When it comes to career schemes, we do not have accurate imaginations about what life will be like for us in different situations, says Daniel Gilbert, professor of psychology and author of ”Stumbling on Happiness.” Our most accurate information about what will make us happy comes from snooping on other people to see if they are happy. And the best way to watch other people is to be in a variety of offices. Gilbert calls the informal process of judging other peoples’ happiness ”surrogation.” He says ”surrogation is the best way to predict if we’ll be happy. Observe how happy people are in different situations.”

So what do you need to know before you decide? Figure out what was bad about the jobs you’ve had so you don’t duplicate the problem. Then just start testing the waters – put a toe in the current to see how it feels. Then take a leap, and if you don’t like where you land, reframe your landing pad as just a steppingstone. And put your foot in the water again.

”We should have more trust in our own resilience and less confidence in our predictions about how we’ll feel,” Gilbert says. ”We should be a bit more humble and a bit more brave.”

Clearly, this kind of serial toe dipping and steppingstone strolling requires an institutional climate where labor market entry and exit is easy, and where starting a new business is not a huge hassle. The predictable consequence of this kind of openness and dynamism will be a bit of volatility in employment and earnings, but if that’s what it takes, that’s what it takes.

Now, compare this absolutely gob smacking exchange between writer James Traub and Ségolène Royal in Traub’s NYT Magazine profile of the French politician (via Virginia Postrel):

In fact, Royal seems innocent of any taint of economic liberalism. She regards Villepin’s peremptory imposition of the new law as a sign of a systematic failure to listen to ordinary people; but she does not view the national suspicion of market forces as a comparable source of paralysis. I was surprised, I said during our interview, that someone whose entire life constituted a triumph over adversity would join the campaign to insure against précarité….Royal countered my observation with a familiar refrain: “The problem is that everybody isn’t subject to insecurity. Do you see businessmen being fired for incompetence? The young see politicians, who also have a stable and secure job, being civil servants, lecturing others on insecurity. So the young graduate will say, ‘In the name of what am I going to sign an insecure contract?’ “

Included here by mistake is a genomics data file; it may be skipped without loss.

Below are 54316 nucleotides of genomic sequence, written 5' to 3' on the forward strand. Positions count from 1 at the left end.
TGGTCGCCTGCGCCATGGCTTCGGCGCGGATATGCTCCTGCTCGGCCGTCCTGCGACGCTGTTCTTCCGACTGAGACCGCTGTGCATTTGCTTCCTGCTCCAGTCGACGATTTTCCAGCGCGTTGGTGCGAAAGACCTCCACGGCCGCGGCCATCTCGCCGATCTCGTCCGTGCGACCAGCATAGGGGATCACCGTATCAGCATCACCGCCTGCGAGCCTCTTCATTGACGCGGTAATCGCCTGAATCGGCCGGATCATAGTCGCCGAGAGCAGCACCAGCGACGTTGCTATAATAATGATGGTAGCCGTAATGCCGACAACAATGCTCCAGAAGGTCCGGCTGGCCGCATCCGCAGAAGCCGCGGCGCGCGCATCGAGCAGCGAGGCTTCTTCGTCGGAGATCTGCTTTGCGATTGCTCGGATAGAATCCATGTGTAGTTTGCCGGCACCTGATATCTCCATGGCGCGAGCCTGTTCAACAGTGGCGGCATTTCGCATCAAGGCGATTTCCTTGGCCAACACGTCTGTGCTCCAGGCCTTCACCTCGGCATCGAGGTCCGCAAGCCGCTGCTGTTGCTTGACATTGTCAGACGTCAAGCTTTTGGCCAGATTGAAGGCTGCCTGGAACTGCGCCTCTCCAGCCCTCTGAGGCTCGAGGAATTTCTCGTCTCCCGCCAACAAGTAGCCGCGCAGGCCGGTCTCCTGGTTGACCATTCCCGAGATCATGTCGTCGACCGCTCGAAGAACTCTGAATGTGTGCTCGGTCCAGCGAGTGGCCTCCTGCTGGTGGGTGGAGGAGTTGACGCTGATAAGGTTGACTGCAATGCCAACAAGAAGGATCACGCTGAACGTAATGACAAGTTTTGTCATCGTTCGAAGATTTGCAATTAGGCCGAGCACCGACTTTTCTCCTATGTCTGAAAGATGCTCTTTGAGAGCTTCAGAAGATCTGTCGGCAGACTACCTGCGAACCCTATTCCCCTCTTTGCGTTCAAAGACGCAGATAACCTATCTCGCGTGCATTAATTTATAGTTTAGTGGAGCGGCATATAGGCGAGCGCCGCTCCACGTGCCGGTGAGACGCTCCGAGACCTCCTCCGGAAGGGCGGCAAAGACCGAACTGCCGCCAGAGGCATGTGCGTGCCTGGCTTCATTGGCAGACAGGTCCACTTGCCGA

Then the conversation took an odd turn. Royal asked me, with the air of someone pulling out a trump card, “Are you in an insecure situation?” Actually, I explained, as a contract writer for this magazine, I have little security.

Royal wasn’t going to be put off the scent that easily. “Yes, but how many years does your contract last?”

“I sign a new one every year.”

Now she was frankly incredulous. “You could be fired every year?” For all her own experience, Royal apparently viewed précarité as a kind of socioeconomic stigma rather than the price you might choose to pay for freedom. Or maybe you could say that for her, as for the left generally–and not only in France–market liberalism and globalization have the status merely of fact, which is categorically inferior to a right. This is no less so if the fact appears to obviate the right. “The global economy shouldn’t be supported by wage earners,” Royal insisted. “They have to be able to build a future, like any human being.”

This is amazing in part because many of us have never had anything but an “at-will” contract, according to which we can be fired any minute. And we should consider ourselves lucky. Societies obsessed with abolishing précarité—the so-called precariousness of dynamic markets—tend to implement rules that lock people into the first career track they set foot in, or lock people (immigrants especially) out of the labor market altogether. Regulatory insulation against employment and wage instability does provide a kind of stability—just not the kind that makes for satisfied lives. You get, on the one hand, stable sub-optimal matches between individual strengths and jobs, since it is difficult under those conditions to dip your toes in lots of different currents. In which case, careers are less likely to be seen as “callings” and work is less likely to be experienced as meaningful and intrinsically satisfying (causing demand for things like six hour work days and six weeks of vacation to go up.) On the other hand, you get stable levels of high unemployment. Studies show that long-term unemployment delivers a big hit to happiness only slightly less toxic than divorce. As it turns out, a little précarité is not simply, as Traub writes “the price you must choose to pay for freedom,” but the price you must pay for happiness.